Almost all of the interviews are really interesting and entertaining, like Torii Hunter telling how he was put in a pinch-runner and Terry Steinbach messed with him pretending he wasn't going to get off base, and Hunter started running back to the dugout, only to have Terry yell "No, man, I'm just kidding with you!" as the stadium's all laughing like "Ahh, rookie." Or did you know that Mike Hargrove is the first person Roger Clemens ever struck out? And then there's Justin Morneau talking about how Larry Walker was such a big hero to him as a Canadian player, and his first game he happened to be playing against the Rockies, and Walker sent over an autographed bat for him saying "Welcome to the show. Make Canada proud." Joe Nuxhall (the youngest player ever, during WWII) mentions coming home the day of his debut like "School was fine, and oh, by the way, I pitched to Stan Musial!" And Eric Byrnes talks about how in his debut, he was doing okay, getting a few hits, then Steve Reed took offense at something and beaned him, which started a big brawl -- "Welcome to the big leagues. Two veteran teams going at it, and just because I had taken a big swing against Steve Reed, I guess. Whoops."
The biographies of the players are pretty cool too, with random trivia. Byrnes can name all 43 US Presidents in order. Tony LaRussa got his law degree the year before he became the White Sox manager. Kevin Millar himself described his bearded look as "Amish Porn Star". In addition, Millar trivia includes that he was never drafted for baseball, not in highschool or college, and worked his way up through the independent leagues, with the St. Paul Saints. Steve Stone is proud that he and Sandy Koufax are the only Jewish winners of the Cy Young. Alan Trammell snuck into Jack Murphy Stadium when he was a kid to watch Roberto Clemente take batting practice. Juan Samuel named one of his kids Samuel Samuel. And how did I never notice that the Tigers great Al Kaline's name spells out "alkaline"?
As if this wasn't enough to be fun reading, even just looking through the box scores of all the debuts is really awesome, and seeing names of players you'd totally forgotten about. Since this book features people who debuted anywhere from 1944 to 2004, there are all kinds of crazy lineups to see. Seeing the players who debuted in the early 80's either for the Phillies or against the Phillies just brought back a shock from lineups I hadn't seen since my childhood. A shocking number of people in this book, including Jamie Moyer, debuted against Steve Carlton. Heck, even A-Rod's debut in July 1994 made me think "whoa!" as he mentioned that the Mariners pitcher that day was Dave Fleming, a man I'd never heard of until a USSM post this week. And actually, the craziest Mariners-related debut featured in this book was that of Ron Wright, who basically appeared in exactly one game for the Mariners, managed to produce 6 outs in three at-bats by way of a single, double, and triple play -- and never got into an MLB game again.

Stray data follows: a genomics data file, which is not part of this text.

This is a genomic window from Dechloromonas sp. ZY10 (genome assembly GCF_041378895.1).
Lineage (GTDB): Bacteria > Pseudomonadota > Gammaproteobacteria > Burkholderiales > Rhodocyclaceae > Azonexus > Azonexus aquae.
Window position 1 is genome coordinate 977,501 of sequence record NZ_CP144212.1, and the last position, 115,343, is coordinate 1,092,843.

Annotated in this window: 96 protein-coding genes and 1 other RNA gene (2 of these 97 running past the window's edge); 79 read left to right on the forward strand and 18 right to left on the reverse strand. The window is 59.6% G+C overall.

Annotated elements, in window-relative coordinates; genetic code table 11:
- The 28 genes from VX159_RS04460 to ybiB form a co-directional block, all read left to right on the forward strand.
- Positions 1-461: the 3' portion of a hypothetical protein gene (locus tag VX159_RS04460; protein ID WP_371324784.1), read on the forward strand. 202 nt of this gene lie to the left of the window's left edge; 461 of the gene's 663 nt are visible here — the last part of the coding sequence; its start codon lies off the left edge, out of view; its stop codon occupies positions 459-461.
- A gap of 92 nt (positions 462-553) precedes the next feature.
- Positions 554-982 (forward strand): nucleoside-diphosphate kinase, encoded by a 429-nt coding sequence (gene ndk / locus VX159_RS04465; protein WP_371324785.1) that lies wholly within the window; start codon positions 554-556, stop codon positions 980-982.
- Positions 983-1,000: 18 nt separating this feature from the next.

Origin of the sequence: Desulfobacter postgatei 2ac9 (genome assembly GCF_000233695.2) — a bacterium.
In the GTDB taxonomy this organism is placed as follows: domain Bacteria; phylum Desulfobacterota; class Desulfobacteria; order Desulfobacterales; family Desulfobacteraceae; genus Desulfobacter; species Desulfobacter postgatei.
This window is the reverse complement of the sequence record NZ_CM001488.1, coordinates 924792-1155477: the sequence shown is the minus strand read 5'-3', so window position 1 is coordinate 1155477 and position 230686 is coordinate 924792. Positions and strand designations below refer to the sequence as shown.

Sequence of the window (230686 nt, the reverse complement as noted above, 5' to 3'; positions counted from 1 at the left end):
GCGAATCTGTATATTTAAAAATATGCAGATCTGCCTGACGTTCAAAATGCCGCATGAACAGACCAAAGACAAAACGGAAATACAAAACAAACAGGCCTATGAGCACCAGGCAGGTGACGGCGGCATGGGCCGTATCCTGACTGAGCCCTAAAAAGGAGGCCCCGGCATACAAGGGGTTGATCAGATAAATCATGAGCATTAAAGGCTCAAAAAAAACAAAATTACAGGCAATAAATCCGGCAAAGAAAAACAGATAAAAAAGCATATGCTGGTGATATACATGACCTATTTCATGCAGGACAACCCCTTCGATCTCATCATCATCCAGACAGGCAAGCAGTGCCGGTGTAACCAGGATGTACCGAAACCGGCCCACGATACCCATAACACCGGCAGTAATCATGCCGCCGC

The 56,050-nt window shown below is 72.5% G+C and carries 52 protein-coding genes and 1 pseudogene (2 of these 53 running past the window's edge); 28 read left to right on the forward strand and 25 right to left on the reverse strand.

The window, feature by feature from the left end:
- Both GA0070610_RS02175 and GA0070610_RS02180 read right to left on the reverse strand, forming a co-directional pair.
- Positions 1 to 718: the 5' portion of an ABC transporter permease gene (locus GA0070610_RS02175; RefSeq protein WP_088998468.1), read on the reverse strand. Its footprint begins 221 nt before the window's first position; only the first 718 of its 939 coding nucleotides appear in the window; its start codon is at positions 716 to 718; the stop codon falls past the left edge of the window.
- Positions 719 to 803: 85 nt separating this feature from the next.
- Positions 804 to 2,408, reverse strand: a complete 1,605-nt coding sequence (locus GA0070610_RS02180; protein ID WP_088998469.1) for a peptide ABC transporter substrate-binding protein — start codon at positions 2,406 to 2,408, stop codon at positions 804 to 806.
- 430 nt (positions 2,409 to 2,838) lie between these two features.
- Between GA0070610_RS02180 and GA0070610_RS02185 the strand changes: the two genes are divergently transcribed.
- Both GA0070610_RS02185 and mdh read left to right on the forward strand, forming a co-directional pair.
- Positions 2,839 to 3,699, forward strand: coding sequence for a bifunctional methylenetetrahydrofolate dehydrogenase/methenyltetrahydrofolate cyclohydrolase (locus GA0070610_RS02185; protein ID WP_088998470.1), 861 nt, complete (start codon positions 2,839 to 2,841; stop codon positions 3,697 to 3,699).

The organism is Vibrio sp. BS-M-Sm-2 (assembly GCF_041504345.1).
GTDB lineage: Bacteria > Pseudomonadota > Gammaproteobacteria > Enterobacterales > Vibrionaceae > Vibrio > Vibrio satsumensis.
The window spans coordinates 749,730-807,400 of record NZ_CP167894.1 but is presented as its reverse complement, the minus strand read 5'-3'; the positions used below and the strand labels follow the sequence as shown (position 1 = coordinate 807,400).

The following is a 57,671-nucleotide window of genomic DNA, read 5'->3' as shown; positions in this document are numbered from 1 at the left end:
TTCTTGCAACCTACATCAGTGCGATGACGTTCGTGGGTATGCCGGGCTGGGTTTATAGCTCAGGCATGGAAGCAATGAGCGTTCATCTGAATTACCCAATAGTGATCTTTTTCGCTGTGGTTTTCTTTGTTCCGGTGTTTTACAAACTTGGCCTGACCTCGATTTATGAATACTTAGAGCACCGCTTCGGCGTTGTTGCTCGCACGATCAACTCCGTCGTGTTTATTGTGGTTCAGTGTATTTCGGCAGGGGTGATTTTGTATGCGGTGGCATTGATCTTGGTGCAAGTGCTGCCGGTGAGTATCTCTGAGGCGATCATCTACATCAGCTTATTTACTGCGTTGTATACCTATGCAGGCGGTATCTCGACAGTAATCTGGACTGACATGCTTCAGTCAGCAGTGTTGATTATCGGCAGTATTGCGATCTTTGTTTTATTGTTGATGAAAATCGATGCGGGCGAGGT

This book is pretty fantastic, especially if you're the sort who's really interested in players' rookie cards and years and all. I happened to pick it up in a bookstore one day and read through a couple of the players' stories, but thought, "Gah, I don't want to pay $25 for this in hardback" and put it down. A week or two later I saw it in another bookstore, picked it up, read a few more players' stories, thought "Awesome! But ugh, $25, I wonder when it'll come out in paperback?" A week or two after that I was in yet another bookstore, saw the book again, picked it up, read it for ten minutes, and thought "You know, I'll be saving myself a lot of trouble if I just BUY THE DAMN THING ALREADY", so I did that. And I don't regret it -- this was not only a great bus book but also hugely entertaining.